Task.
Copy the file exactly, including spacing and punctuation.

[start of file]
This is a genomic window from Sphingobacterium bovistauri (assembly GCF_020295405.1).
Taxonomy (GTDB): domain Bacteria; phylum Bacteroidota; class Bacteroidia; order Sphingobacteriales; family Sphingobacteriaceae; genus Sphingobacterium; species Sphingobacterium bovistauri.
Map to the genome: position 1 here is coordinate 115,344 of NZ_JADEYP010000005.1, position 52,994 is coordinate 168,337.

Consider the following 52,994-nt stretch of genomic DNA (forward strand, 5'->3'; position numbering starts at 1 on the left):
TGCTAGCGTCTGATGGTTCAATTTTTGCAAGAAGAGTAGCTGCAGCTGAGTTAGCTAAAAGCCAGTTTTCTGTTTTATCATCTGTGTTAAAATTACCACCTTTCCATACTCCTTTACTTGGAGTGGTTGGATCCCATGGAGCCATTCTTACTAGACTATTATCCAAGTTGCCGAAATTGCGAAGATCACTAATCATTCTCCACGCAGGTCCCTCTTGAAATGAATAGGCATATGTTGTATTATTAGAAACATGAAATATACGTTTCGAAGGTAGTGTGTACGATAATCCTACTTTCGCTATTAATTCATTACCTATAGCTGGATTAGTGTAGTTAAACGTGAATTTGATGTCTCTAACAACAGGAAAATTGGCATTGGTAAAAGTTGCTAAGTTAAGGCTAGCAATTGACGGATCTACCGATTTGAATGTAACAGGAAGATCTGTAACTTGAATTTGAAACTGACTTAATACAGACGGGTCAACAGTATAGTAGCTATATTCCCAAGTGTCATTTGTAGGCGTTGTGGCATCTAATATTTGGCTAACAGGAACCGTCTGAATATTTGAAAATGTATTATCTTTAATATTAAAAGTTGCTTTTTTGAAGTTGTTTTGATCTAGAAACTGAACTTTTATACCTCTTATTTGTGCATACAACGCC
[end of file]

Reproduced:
This is a genomic window from Sphingobacterium bovistauri (assembly GCF_020295405.1).
Taxonomy (GTDB): domain Bacteria; phylum Bacteroidota; class Bacteroidia; order Sphingobacteriales; family Sphingobacteriaceae; genus Sphingobacterium; species Sphingobacterium bovistauri.
Map to the genome: position 1 here is coordinate 115,344 of NZ_JADEYP010000005.1, position 52,994 is coordinate 168,337.

Consider the following 52,994-nt stretch of genomic DNA (forward strand, 5'->3'; position numbering starts at 1 on the left):
TGCTAGCGTCTGATGGTTCAATTTTTGCAAGAAGAGTAGCTGCAGCTGAGTTAGCTAAAAGCCAGTTTTCTGTTTTATCATCTGTGTTAAAATTACCACCTTTCCATACTCCTTTACTTGGAGTGGTTGGATCCCATGGAGCCATTCTTACTAGACTATTATCCAAGTTGCCGAAATTGCGAAGATCACTAATCATTCTCCACGCAGGTCCCTCTTGAAATGAATAGGCATATGTTGTATTATTAGAAACATGAAATATACGTTTCGAAGGTAGTGTGTACGATAATCCTACTTTCGCTATTAATTCATTACCTATAGCTGGATTAGTGTAGTTAAACGTGAATTTGATGTCTCTAACAACAGGAAAATTGGCATTGGTAAAAGTTGCTAAGTTAAGGCTAGCAATTGACGGATCTACCGATTTGAATGTAACAGGAAGATCTGTAACTTGAATTTGAAACTGACTTAATACAGACGGGTCAACAGTATAGTAGCTATATTCCCAAGTGTCATTTGTAGGCGTTGTGGCATCTAATATTTGGCTAACAGGAACCGTCTGAATATTTGAAAATGTATTATCTTTAATATTAAAAGTTGCTTTTTTGAAGTTGTTTTGATCTAGAAACTGAACTTTTATACCTCTTATTTGTGCATACAACGCC